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An eclipse brings us together

Just like our ancestors over the past thousands of years, we will cast our eyes to the skies on Monday to experience a once-in-a-lifetime event: a total eclipse of the sun.

Keizer and everything in a 60-mile-wide swath of land from Lincoln City to Ontario will come to a halt as the day grows darker due to the moon passing slowly between the sun and the earth. This  astronomic event engages scientists and arm-chair Gaillelo’s alike.

Centuries ago people believed that the eclipsing of the sun was a sign of angered gods. As the moon continued its path out of the sun’s direct light, people celebrated: their sacrifaces and prayers pleased the gods.

Modern science has proven that a solar eclipse is nothing more than the aligning of heavenly bodies. Some people may imbue the event with spiritual meaning.  One thing the eclipse does is bring people together. Most people in Keizer have never experienced a total eclipse before. Tens of thousands of Oregon faces will be turned to the sky and we will all marvel at the rarity.

That will be in such constrast to what is happening in other parts of the country right now.

It is more difficult to maintain anger and hatred at other people when everyone is awed by nature’s grand design. Keizer sits in western Oregon. Though we are relatively conservative, our location in the progessive northwest influences how we we treat each other. It is hard to imagine people in Keizer tolerating the type of protests and rallies as occured in Charlotteville, Va. last weekend. We think that residents of Keizer would rise up, non-violently. to blunt any rally expousing racism and intolerance.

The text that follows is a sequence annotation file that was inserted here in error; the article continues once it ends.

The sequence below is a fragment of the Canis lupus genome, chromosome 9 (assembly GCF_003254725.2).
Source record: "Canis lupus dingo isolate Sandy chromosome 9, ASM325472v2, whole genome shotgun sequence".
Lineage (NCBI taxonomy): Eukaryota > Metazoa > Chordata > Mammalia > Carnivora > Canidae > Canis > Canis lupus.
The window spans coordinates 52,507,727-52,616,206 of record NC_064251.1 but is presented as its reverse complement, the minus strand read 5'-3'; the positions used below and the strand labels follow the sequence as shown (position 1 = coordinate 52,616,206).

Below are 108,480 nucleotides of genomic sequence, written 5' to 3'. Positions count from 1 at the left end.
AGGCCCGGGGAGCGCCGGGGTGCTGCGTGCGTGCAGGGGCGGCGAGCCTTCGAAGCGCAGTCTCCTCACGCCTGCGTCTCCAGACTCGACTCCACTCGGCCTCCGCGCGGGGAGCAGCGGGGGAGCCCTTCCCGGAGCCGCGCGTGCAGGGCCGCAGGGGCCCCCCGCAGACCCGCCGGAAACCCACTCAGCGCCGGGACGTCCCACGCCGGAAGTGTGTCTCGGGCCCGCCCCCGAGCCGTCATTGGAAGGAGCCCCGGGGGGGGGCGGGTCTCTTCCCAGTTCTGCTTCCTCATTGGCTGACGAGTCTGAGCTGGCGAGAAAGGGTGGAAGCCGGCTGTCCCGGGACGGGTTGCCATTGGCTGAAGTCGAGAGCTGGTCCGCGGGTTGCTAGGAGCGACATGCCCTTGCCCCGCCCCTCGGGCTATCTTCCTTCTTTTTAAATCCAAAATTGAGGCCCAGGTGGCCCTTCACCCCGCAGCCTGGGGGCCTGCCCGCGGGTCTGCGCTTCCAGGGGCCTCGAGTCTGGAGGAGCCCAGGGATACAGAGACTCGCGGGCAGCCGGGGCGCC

Keizer is a tolerant place. The city council has been asked to pass an inclusivity resolution that would put the city squarely on the side of equality. As the city grows it will become more diverse which is a great opportunity to show how open and accepting the city and its residents are.

Keizer can show how tolerant it is beginning this weekend with the expected throngs of visitors coming to see the eclipse. Depending on the source, we can see up to half a million people come to Marion County. We will all have to be patient with the extra traffic, longer waits at restaurants and other businesses.

An eclipse may be a rare thing but Keizerites treating others with respect and diginty should not be.